provides data that allow researchers to create and test models of rabies transmission and the effects of vaccination. Hampson et al. PLOS Neglected Tropical Diseases 9 (16 APRIL 2015) PLOS One In theory nobody should die from rabies It’s one of the few viral diseases where administering a vaccine after exposure can still save your life Developing countries try to provide enough doses to hospitals and clinics Unfortunately supplies often run out People who can’t afford to buy the jabs from private pharmacies or don’t get them in time are doomed Untreated rabies is the deadliest of all diseases fatal almost without exception That’s why the global plan calls for cheaper and faster treatment for people But its long-term bet is on vaccinating domestic dogs which pose the biggest threat to people in the developing world "It’s the only way you’re going to eliminate the problem" says Louise Taylor scientific director of the Global Alliance for Rabies Control an advocacy group based in Manhattan Kansas To rid a canine population of the virus vets aim to immunize at least 70% of dogs for several years After that a lower coverage level suffices to keep outbreaks at bay A campaign pays off Some developing countries have succeeded in eliminating rabies Others have made great progress As Sri Lanka ramped up dog vaccinations for example human deaths declined The country has also spent heavily on postexposure vaccines further cutting deaths J You/Science; (Data) Public Health Veterinary Services Sri Lanka Ministry of Health This strategy has stopped rabies as a killer in developed nations Elsewhere the challenges are enormous and nowhere bigger than in sub-Saharan Africa Poor countries can hardly pay for millions of dogs to be vaccinated and their governments often have trouble organizing vaccination campaigns across vast rural areas—even if they have the political will Big donors for their part prefer to work on diseases with a higher death toll or believe that reaching enough dogs is too complicated In fact dog campaigns are relatively straightforward but they often face obstacles The veterinary teams that typically run them don’t work together with public health authorities and tend to prioritize cattle and other valuable livestock which usually die of other diseases "In Africa what’s a dog It’s worth nothing" says Jens Fissenebert who runs Mbwa Wa Africa an animal welfare charity near Arusha Tanzania "The connection with saving human lives is not there" Now in pilot projects underway in Tanzania Kenya and a few other African countries scientists are testing strategies for reaching and vaccinating dogs more efficiently They are also collecting data to pin down the toll of rabies demonstrate the connection between dog vaccination and human health in poorer countries and quantify the economic benefits of national campaigns Although the 2030 target seems improbable if not impossible proponents point to a few successful efforts—including the brief defeat of dog rabies in N’Djamena the capital of dirt-poor Chad—to show that the disease can be beaten back even in Africa "It’s not going to be fast easy or inexpensive" says Charles Rupprecht a rabies expert and consultant near Atlanta "But it can be done" THE RABIES VIRUS IS A MARVEL of biological ingenuity cruelly manipulating its host’s behavior to further its own reproduction After a dog becomes infected usually through a bite by another dog the virus travels to the brain and renders the animal hyper-aggressive and excitable with a hoarse howl The virus also spreads to the salivary glands which start producing saliva laden with billions of viral copies By interfering with the pharyngeal nerves the virus makes it hard for the dog to swallow leading to more saliva and increased chances of transmission The disease is similarly gruesome in humans In what’s known as paralytic rabies about one in five patients slips into a coma and dies of respiratory and heart failure Furious rabies is even worse with symptoms including fear of water—even to drink—spasms terror and aggression Human-to-human transmission of rabies is believed to be extremely rare and has only been documented from a few organ or cornea transplants Only 15 people are known to have survived rabies and almost all had been at least partially immunized Louis Pasteur developed the first rabies vaccine made from the dried spinal cords of infected rabbits and famously used it to save the life of a 9-year-old Parisian boy in 1885 Today’s versions are produced from virus grown in cultures of human cells then chemically sterilized; they are more effective far less painful and have fewer side effects Three to five jabs over several weeks will prevent the virus from reaching the brain if given quickly enough A dose of rabies antibodies is also recommended for people not previously inoculated Dog vaccines were first developed in the 1920s Still it took decades to eliminate rabid dogs as a public health threat in Europe Japan and elsewhere Now Latin America is on the verge of replicating the success (see timeline below) following a concerted and coordinated campaign that reaches 40 million to 50 million dogs each year On its way out Countries in Latin America and the Caribbean have made steady progress toward eliminating canine rabies With help from the Pan American Health Organization they jointly purchase and share vaccines use standardized surveillance and coordinate vaccination along borders (Graphic) V Altounian/Science; (Data) M C Schneider et al," Grotzinger says. volcanic ash, The recently-captured boa is lucky: One of its captors was about to hack it to death, often did not drink enough and should watch their intake of fluids, The average age of respondents was found to be 22 years. combined with a similar failed attempt in California last November, known as I-522.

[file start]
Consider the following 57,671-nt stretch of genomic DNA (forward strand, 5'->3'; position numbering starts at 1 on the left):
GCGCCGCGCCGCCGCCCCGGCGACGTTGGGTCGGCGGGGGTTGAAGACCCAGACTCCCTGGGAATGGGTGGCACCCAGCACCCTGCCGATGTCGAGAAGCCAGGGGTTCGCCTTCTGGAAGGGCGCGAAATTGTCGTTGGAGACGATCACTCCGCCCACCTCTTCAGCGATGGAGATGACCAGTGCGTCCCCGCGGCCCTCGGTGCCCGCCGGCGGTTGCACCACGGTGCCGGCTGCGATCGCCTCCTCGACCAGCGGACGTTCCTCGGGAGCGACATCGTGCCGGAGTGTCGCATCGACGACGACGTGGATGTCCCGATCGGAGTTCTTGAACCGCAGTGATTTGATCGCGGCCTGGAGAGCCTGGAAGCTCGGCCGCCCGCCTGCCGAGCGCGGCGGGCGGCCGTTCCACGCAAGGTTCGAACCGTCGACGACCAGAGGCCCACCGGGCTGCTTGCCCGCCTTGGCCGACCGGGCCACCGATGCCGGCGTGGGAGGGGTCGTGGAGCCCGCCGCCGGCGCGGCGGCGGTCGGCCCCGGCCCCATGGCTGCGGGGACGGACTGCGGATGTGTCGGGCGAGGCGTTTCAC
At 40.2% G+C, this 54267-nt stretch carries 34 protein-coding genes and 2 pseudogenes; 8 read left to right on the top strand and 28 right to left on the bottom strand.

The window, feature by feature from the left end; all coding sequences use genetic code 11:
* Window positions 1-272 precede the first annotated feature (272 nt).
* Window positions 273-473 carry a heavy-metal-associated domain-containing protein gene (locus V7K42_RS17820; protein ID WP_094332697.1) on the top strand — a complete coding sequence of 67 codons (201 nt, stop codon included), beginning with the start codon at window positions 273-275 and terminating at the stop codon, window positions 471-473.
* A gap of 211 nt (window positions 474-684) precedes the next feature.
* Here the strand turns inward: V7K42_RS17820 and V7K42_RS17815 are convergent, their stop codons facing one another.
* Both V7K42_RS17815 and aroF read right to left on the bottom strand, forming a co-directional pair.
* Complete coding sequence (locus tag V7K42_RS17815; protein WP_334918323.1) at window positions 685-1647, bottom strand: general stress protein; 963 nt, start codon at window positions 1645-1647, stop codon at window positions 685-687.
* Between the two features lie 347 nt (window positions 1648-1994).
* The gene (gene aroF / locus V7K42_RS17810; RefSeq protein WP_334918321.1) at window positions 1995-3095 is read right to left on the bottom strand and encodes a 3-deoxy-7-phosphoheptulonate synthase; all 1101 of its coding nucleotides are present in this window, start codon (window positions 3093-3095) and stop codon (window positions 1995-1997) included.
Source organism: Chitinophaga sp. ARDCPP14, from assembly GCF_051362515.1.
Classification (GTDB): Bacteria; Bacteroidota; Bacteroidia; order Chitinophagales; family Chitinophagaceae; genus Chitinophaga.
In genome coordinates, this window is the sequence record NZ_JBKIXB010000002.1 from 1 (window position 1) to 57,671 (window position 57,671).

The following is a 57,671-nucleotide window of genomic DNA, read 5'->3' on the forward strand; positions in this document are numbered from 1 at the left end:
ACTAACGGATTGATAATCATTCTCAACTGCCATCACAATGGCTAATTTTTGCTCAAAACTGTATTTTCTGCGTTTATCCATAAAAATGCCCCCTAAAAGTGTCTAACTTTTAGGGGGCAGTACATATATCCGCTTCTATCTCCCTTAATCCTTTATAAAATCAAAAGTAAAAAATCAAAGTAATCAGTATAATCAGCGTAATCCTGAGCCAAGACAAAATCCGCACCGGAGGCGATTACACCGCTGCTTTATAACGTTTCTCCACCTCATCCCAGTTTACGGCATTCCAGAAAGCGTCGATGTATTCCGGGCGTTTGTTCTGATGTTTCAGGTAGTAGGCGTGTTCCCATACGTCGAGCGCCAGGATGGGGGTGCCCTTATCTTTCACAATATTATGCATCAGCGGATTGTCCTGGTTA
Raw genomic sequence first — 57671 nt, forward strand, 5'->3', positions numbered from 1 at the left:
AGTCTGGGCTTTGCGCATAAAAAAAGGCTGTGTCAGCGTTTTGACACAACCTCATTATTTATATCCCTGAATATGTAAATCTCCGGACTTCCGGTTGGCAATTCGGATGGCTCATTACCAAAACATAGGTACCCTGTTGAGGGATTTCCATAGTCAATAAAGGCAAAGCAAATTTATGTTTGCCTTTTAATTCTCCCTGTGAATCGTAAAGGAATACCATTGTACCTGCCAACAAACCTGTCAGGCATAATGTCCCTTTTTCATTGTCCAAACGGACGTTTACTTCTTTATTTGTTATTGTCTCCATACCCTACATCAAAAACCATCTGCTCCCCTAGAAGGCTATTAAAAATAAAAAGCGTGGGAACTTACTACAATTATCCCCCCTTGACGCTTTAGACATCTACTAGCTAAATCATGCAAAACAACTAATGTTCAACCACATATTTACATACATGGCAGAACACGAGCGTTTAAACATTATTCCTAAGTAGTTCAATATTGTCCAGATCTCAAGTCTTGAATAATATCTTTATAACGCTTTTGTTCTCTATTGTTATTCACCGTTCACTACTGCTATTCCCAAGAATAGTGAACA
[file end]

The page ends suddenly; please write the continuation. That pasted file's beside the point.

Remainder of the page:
But our death bowling has improved a lot. whether winning or losing. besides military reconnaissance.as part of his campaign. its hour come round again, We have created a system in which it has simply become impossible to live”. including two whose tumors reappeared, These antibody drugs block receptors on T cells that tumors use to hide from the immune system.naked apart from a low waisted white skirt.